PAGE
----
Year in Review Part 1- Education proves its mettle as a defensive sector in the face of covid: In a tumultuous year, education providers have come under heavy scrutiny for their ability to meet demand (or not) through online and blended learning, and exam management. But as a sector, education remains robust, with stocks resilient and CAPEX investment steady.
Covid school closures in March spurred a sudden move online: Some schools and universities deployed tools already in use, like Google Classroom or their own learning systems, while others created new ones, including online lessons in video format. Teachers had to quickly adapt to new ways of lesson delivery and longer preparation times, while schools upped their teacher training and investment in online learning infrastructure.
And while educators were initially optimistic, the covid reality was different — and parents, children and teachers all felt the strain. Full-time online learning was widely criticized for not being interactive and relying too much on parental involvement. Online learning platforms are reasonably good for delivering content and submitting assignments, but not for student assessment or facilitating communication, parents said. There was particular pressure on working parents, and those with small children.
Most see blended learning as a step in the right direction: With the new school year, blended learning models have enabled a partial return to the classroom. Schools generally lobbied for blended learning, despite increased costs of at least 8-10% including continued investment in online platforms and infrastructure, extra sanitation and operational measures. Blended learning is widely preferred, but the online component still needs to be more interactive, and social distancing needs to be more strongly enforced in the classroom, parents feel.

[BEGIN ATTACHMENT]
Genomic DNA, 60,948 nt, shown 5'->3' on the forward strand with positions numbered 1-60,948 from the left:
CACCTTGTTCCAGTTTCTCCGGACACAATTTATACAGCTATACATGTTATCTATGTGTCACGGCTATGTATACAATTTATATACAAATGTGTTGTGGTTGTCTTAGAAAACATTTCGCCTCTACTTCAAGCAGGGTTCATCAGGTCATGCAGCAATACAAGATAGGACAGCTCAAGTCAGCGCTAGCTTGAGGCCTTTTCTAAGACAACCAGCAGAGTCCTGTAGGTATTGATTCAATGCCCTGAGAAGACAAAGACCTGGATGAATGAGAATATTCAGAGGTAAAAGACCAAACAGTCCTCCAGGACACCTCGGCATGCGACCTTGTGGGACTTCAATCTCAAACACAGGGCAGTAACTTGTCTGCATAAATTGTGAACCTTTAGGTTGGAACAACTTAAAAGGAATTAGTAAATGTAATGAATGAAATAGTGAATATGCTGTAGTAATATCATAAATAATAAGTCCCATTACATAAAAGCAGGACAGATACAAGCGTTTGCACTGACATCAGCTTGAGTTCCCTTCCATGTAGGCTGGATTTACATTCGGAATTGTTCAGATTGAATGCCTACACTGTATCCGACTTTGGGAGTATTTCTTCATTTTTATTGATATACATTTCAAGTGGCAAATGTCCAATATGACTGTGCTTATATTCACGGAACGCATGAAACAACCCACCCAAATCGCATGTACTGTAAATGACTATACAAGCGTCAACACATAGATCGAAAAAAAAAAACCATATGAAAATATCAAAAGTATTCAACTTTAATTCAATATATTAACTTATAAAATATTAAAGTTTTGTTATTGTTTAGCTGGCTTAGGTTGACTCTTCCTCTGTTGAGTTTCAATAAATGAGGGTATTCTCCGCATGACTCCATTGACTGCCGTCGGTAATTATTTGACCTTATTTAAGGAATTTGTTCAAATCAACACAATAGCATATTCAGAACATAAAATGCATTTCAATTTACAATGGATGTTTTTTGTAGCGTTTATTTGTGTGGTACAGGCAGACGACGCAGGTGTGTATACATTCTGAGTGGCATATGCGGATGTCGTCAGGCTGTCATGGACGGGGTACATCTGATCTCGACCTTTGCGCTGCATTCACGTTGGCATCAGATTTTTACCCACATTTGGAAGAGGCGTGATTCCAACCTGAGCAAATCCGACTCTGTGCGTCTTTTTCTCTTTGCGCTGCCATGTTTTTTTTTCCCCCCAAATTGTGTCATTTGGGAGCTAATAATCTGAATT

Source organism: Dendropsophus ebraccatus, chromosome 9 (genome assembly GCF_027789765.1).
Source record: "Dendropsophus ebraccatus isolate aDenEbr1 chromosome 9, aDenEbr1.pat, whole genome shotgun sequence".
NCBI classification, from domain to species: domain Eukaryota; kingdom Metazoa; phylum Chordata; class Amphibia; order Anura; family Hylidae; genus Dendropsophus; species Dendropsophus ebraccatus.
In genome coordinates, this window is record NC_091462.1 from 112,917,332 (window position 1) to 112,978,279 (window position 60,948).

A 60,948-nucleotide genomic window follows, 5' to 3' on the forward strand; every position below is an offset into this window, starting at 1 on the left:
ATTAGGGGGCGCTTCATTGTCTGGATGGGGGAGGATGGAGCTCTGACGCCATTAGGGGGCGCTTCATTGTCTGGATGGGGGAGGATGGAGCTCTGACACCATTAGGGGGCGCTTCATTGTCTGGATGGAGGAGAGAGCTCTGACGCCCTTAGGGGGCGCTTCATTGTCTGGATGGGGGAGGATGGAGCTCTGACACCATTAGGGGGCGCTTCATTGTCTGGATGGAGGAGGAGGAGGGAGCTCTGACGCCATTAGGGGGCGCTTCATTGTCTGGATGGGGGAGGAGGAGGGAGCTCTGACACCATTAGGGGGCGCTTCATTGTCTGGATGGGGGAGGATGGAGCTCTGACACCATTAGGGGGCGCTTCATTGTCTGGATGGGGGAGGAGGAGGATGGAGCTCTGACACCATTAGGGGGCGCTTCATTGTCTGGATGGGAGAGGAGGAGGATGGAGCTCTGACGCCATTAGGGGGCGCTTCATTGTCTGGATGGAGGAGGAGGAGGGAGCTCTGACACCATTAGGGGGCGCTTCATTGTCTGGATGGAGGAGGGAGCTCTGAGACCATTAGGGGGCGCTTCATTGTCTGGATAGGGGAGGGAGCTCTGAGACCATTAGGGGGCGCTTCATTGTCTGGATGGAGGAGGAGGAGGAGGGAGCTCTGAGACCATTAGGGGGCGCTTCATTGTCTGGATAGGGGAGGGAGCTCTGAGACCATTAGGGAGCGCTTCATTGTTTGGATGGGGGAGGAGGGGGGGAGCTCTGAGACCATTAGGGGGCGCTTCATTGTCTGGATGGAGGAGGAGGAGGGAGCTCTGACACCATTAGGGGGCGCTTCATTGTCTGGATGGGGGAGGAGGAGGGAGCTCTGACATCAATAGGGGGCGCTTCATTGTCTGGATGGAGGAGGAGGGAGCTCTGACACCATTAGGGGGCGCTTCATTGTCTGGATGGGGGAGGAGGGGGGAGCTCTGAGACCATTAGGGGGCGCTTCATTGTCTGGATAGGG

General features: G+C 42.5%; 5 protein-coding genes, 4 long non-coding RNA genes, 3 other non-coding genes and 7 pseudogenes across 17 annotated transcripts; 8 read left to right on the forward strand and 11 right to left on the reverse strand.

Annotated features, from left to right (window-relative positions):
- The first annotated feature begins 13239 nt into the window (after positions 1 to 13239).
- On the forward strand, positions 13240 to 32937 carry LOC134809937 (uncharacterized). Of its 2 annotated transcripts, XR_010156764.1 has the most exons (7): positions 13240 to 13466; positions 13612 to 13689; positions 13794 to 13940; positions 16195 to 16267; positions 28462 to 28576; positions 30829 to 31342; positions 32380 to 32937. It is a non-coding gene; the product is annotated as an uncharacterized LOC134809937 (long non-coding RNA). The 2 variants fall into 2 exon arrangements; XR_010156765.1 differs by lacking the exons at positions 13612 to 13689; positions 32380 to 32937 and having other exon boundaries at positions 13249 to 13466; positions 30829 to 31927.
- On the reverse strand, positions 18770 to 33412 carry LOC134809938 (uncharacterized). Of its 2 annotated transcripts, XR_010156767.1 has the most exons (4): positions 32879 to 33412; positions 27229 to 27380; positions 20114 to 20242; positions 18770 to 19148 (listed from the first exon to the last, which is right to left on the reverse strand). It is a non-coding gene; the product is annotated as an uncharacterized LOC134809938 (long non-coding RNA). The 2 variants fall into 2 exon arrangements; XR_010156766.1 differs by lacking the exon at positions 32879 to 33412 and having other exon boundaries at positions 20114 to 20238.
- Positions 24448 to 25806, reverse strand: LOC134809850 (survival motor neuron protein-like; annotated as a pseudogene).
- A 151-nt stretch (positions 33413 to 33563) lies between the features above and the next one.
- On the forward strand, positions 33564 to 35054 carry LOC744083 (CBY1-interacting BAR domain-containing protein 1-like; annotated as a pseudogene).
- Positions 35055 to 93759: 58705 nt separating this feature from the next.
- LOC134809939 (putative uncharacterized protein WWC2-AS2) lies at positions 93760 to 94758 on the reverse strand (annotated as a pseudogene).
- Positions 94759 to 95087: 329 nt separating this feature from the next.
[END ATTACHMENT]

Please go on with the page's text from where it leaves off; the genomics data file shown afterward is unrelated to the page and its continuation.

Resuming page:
But who should bear the increased costs was a contentious issue: An ongoing tuition dispute saw some parents push for deferment of 15% of total 2019-20 fees and partial refunds for services like transportation and on-campus activities. While some top-tier private and international schools offered deferments, improved pay structures, and even refunds where possible, some other private national schools pushed for overdue fees and early installments for the 2020-21 academic year. Some even lobbied the education ministry to let them raise fees beyond the 7% cap on annual tuition hikes, to shoulder the extra costs of blended learning. The dispute remains unresolved.
Despite it all, education stocks outperformed the benchmark EGX30 and traditionally strong market performers like banks. Education services are currently up 13.82% YTD, while the benchmark EGX30 is down 21.25% YTD and banks down 16.81% since the start of the year. The covid-19 market meltdown in early March did impact education stocks, but they saw only about half the dip of the EGX30. Since bouncing back, they’ve gone from strength to strength. In August, education services were up 5.22% YTD after being down 6.68% YTD in early March, and they’ve continued to climb steadily.
We saw this strong defensive play because the education sector is in itself resilient, industry insiders kept telling us. Education remains a priority irrespective of social upheaval, as demonstrated in 2011 when parents continued to pay tuition fees despite school closures. Online learning challenges and tuition fee disputes didn’t negatively impact investor sentiment or lead to dips in equity performance after the initial March blip. Appetite has remained strong throughout the pandemic, said one education provider. “Investors have a very growth-focused mindset and they know that the population is growing, which means demand for education services will continue to grow as well.”
Continued demand for education services also fueled growing CAPEX investment: CAPEX spending remained substantial throughout 2020, with large operators maintaining their investment levels despite some delays in execution. One provider reported an extra 15-20% rise in CAPEX spending. High levels of greenfield activity were reported throughout the year, and enrollment at some top-tier international schools actually exceeded projections. Overall, CAPEX investment in Egypt is expected to keep growing, despite delays in planned construction of new buildings and facilities, and an increase in OPEX spending.
So what can we expect in 2021? In the absence of a return to full-time classroom learning, the pressure will be on schools to refine their blended learning models and take the burden off stressed parents, children and teachers. International exam providers will want to avoid a repeat of 2020’s widespread confusion, so we should expect a slicker rollout — with more emphasis on online exams. And we expect education to consolidate its position as a solid investment prospect, with construction and CAPEX spending accelerating and stocks holding strong.
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